It said it would be impossible for the three out-of-state doctors who perform the roughly 1,200 abortions per year at the clinic to make the required number of hospital visits needed to gain admitting privileges. It also argued that the requirement was unnecessary because women who get abortions rarely require hospitalization for further treatment.
Corwin granted a preliminary injunction in July blocking enforcement of the law.
Last month, Sanford Health, a Fargo and Sioux Falls, S.D. -based health system, said physicians at the Red River Women's Clinic have been credentialed at its hospital in Fargo. Stenehjem said this made the lawsuit moot.
"Initially, in their lawsuit, they didn't think they could get hospital-admitting privileges and that it violated the state constitution," Stenehjem said. "They did get hospital-admitting privileges, so there is no reason to move forward with this litigation. The parties agreed to dismiss the case with no costs or attorney fees paid to either party."
The agreement requires the physicians performing abortions at the clinic to maintain admitting privileges at a local hospital for as long as the law remains in effect, Stenehjem said. It also requires any additional physicians to get admitting privileges at a local hospital, he said.
"We are pleased that the physicians at the Red River Women's Clinic have been able to obtain admitting privileges and reach a settlement with state officials, but the fact remains that this law's intention was to shutter the only abortion clinic in the state," Autumn Katz, staff attorney at the Center for Reproductive Rights, said in a statement to the AP. "Our court battles continue as we fight the other equally extreme efforts to ban abortion in the state."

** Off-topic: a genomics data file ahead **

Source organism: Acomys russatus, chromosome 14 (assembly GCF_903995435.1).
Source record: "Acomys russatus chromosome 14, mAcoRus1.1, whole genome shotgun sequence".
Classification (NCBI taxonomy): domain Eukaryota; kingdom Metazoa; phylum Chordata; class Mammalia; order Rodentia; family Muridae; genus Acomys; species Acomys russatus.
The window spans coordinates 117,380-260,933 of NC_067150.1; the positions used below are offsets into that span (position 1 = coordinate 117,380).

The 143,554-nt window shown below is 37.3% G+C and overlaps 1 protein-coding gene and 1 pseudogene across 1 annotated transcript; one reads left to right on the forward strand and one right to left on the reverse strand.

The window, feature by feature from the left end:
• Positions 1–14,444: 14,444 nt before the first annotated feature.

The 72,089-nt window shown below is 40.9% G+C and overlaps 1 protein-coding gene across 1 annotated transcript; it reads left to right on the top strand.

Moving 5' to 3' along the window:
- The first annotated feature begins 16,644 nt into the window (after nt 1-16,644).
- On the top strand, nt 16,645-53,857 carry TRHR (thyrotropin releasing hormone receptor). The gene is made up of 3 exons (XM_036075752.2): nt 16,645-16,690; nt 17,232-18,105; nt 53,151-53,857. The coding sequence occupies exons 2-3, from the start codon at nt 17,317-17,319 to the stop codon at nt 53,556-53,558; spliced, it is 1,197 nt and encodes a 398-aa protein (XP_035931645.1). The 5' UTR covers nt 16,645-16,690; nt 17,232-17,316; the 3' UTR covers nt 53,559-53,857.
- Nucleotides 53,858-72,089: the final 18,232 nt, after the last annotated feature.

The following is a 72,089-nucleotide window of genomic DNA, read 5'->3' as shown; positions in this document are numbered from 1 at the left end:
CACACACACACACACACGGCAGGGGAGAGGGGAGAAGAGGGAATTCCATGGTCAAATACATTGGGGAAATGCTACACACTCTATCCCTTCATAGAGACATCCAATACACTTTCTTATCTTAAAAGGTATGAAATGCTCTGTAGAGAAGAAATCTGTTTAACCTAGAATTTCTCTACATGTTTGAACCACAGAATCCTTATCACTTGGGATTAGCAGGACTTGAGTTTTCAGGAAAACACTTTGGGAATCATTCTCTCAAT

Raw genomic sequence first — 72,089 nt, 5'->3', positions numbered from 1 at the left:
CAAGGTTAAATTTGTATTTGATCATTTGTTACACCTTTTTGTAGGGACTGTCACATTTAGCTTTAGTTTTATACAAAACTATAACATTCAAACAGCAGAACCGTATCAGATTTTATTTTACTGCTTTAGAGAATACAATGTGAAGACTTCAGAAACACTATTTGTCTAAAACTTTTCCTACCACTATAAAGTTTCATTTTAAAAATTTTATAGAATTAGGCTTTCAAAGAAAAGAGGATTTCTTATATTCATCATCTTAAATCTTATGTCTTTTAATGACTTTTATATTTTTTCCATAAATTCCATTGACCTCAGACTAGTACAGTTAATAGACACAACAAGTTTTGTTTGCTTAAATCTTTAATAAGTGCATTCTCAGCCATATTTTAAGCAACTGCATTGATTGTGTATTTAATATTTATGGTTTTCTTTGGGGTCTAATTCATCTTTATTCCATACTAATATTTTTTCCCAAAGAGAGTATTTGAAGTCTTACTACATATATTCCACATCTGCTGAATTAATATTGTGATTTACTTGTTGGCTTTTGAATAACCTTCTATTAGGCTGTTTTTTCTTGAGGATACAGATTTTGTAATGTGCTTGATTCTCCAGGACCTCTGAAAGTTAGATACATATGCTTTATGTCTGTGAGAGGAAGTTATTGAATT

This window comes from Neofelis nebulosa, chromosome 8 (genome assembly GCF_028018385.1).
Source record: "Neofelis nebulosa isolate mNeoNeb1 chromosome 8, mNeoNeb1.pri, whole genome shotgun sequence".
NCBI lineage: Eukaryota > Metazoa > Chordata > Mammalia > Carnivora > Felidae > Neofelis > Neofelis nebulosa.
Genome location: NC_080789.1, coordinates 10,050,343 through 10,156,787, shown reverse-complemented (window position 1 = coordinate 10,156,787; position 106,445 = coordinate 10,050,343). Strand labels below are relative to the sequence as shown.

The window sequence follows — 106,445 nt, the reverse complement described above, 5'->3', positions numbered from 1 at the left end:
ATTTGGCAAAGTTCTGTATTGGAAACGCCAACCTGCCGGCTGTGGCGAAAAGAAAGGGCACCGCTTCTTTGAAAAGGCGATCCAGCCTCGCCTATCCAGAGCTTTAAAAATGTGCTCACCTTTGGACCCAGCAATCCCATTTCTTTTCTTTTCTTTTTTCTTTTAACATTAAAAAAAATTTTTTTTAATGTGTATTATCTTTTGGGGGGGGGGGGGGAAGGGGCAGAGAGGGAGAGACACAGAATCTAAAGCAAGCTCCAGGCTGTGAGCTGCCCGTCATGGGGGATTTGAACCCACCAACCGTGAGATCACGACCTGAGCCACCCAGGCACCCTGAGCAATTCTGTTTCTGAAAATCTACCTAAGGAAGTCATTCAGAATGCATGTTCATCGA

The hospital-admitting privileges measure was one of four that the Republican-controlled Legislature and GOP Gov. Jack Dalrymple passed last year that made North Dakota the most difficult state in the nation in which to get an abortion. Stenehjem said the state has spent about $250,000, to date, defending court challenges to the new laws.
The most restrictive new law bars an abortion if a fetal heartbeat can be detected, which could be as early as six weeks into a pregnancy and before some women know they are pregnant. But a federal judge, siding with abortion-rights advocates, called the law "clearly invalid and unconstitutional" and agreed to temporarily block it as legal challenges play out in court.
Backers of fetal heartbeat laws contend that they offer a legitimate challenge to the U.S. Supreme Court's 1973 Roe. v. Wade ruling that legalized abortion up until the point of viability, or when a fetus viably could be expected to survive outside the womb. That is typically at 22 to 24 weeks.
The state Supreme Court has a ruling pending on another challenge to a 2011 North Dakota law outlawing one of two drugs used in nonsurgical abortions.
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